The most lucrative contracts in football
Kylian Mbappe stays at PSG (Football Terrace)
Samuel Eto’o – £167,825-per-week (Anzhi Mackhachkala)
In what was most definitely one of football’s strangest stories of all time, Russian minnows Anzhi Mackhachkala were taken over by a billionaire named Suleyman Kerimov in 2011, resulting in a wild spending spree.
They signed Samuel Eto’o from Inter among others, and made the Cameroonian the highest paid footballer in the world at the time as he signed a deal worth £8.7m a season, with his wages said to equate to around 60p a second. Consider that this was a previously unknown side in Russia, and that sounds even more absurd than it already was.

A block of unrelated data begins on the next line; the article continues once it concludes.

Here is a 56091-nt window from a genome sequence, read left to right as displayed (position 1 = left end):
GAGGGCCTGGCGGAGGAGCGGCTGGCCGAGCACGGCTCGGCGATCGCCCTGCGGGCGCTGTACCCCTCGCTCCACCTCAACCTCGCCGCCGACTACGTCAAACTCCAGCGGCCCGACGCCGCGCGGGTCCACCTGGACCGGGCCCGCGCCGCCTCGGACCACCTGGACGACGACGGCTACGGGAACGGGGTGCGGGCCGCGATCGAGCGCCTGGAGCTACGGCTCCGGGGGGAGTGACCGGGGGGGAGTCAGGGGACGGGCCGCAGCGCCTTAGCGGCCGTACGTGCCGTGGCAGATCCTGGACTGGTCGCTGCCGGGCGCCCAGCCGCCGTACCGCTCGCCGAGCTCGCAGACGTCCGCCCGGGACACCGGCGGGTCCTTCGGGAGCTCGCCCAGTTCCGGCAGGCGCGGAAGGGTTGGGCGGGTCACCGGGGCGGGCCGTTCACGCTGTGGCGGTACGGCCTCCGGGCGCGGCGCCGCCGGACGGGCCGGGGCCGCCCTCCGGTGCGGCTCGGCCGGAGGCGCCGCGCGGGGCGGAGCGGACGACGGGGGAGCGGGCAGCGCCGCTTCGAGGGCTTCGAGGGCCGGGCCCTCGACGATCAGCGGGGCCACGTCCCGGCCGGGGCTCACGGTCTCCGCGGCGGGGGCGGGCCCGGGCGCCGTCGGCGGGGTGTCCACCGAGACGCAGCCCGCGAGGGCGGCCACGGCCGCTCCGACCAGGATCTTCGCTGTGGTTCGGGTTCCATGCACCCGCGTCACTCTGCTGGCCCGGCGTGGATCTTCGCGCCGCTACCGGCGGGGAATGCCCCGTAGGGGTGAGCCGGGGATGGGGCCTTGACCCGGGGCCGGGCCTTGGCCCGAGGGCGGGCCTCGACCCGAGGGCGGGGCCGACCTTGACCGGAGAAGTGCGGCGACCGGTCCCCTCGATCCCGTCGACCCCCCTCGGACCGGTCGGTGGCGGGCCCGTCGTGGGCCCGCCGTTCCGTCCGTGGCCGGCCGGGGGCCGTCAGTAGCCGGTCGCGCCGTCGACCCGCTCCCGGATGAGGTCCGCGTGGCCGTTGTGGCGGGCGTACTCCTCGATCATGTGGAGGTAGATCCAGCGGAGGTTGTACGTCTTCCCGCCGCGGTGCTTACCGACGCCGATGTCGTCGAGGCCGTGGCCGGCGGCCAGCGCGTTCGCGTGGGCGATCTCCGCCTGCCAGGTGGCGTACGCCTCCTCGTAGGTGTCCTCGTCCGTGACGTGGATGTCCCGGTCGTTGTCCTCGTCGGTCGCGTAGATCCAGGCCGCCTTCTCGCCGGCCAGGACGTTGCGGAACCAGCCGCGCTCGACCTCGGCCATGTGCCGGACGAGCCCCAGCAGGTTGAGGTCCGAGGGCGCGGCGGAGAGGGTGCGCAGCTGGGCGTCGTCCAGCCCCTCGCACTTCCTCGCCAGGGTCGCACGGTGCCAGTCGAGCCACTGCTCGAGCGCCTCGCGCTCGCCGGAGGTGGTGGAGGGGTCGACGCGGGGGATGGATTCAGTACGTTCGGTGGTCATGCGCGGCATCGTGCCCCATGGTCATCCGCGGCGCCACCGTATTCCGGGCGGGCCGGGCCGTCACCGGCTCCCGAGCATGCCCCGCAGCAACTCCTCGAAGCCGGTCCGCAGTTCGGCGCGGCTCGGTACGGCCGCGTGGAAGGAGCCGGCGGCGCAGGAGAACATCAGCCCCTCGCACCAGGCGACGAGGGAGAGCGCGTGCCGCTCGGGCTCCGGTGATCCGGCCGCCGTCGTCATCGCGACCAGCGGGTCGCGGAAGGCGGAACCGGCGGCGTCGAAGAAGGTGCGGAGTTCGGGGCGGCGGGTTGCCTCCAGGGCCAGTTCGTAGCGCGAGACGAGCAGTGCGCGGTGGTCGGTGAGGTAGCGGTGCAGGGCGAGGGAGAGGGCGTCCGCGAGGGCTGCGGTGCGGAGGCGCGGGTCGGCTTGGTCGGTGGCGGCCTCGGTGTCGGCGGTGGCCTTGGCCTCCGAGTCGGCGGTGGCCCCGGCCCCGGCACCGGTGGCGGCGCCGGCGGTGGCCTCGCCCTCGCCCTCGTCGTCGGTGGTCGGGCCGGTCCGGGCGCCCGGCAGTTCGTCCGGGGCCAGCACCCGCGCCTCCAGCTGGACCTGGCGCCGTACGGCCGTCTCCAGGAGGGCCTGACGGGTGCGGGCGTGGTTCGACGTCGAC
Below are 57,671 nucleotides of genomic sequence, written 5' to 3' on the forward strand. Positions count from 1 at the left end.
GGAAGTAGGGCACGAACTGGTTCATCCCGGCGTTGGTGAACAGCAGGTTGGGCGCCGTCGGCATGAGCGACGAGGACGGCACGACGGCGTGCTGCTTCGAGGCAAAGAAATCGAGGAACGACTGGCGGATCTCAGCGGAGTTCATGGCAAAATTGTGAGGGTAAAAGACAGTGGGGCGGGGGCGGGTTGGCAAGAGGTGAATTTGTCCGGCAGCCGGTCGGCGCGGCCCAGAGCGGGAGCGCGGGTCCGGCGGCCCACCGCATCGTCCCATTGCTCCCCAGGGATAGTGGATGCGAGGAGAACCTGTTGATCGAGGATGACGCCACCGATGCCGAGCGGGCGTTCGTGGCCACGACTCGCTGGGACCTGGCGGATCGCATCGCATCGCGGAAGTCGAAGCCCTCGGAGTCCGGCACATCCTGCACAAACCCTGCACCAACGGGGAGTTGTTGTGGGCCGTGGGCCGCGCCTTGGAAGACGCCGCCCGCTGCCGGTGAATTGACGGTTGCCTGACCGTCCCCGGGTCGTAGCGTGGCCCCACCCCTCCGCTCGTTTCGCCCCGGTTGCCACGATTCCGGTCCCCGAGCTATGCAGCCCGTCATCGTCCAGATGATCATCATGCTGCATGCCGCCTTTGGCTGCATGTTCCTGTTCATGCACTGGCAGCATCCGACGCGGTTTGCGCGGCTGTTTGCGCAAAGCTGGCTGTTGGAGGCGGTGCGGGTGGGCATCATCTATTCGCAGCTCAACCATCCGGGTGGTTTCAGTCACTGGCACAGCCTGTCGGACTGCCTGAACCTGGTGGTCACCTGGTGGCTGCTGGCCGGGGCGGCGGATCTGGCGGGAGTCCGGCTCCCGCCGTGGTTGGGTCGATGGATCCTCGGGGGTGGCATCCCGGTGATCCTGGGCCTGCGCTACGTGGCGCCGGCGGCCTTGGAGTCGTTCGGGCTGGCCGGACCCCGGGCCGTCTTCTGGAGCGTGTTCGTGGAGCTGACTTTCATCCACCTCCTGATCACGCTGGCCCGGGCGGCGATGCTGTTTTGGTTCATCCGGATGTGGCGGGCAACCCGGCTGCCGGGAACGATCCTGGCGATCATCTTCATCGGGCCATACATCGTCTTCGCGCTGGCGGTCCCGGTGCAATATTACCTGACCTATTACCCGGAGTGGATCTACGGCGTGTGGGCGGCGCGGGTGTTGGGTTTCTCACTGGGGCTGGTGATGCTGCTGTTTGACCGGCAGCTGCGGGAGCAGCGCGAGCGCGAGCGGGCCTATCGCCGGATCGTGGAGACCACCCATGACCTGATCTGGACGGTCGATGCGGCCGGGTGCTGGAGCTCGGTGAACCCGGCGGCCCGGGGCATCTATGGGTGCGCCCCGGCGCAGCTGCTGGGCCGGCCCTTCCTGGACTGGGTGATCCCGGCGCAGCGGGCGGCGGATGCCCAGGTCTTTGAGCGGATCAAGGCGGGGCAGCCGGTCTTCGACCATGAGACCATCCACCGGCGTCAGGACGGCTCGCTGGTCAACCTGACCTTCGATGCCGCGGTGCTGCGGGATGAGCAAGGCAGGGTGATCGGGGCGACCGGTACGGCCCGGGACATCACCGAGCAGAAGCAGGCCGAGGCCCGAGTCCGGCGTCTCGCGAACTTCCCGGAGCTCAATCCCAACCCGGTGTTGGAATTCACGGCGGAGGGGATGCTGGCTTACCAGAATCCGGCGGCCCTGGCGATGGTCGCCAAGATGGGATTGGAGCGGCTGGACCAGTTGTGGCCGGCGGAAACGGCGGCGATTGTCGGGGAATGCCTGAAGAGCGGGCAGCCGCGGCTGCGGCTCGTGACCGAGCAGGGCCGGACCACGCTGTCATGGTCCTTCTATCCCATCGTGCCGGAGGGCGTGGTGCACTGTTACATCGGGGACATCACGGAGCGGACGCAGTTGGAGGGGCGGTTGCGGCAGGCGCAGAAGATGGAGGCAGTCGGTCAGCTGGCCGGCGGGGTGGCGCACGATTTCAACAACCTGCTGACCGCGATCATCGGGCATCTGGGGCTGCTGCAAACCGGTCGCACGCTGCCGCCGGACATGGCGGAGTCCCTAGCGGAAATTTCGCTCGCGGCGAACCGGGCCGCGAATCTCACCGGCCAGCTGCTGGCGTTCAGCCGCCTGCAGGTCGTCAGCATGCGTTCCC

Cristiano Ronaldo – £385,000-per-week (Manchester United)
Ronaldo’s sensational return to Manchester United was one of the greatest and most unexpected stories of 2021. And while the nostalgia pop was great fun, it came at a severe cost for the Red Devils.
Initial reports suggested that Ronaldo would pocket £450,000-per-week at United, but the Daily Mail instead stated that his wage was closer to £385k a week/£20m per year, taking a significant wage cut to return to Old Trafford from Juventus.
Cristiano Ronaldo – £500,000-per-week (Juventus)
While we’re on the topic, we may as well cover the contract it took for Juventus to pry Ronaldo away from Real Madrid in 2018.
Penning a four-year deal, the five-time Ballon d’Or winner left Real Madrid for a wage in Turin that was reportedly worth £500,000-per-week. Juventus paid the ultimate price for that gamble, failing to win the Champions League and feeling the financial crunch of breaking their wage structure for Ronaldo.
Kevin de Bruyne – £400,000-per-week (Manchester City)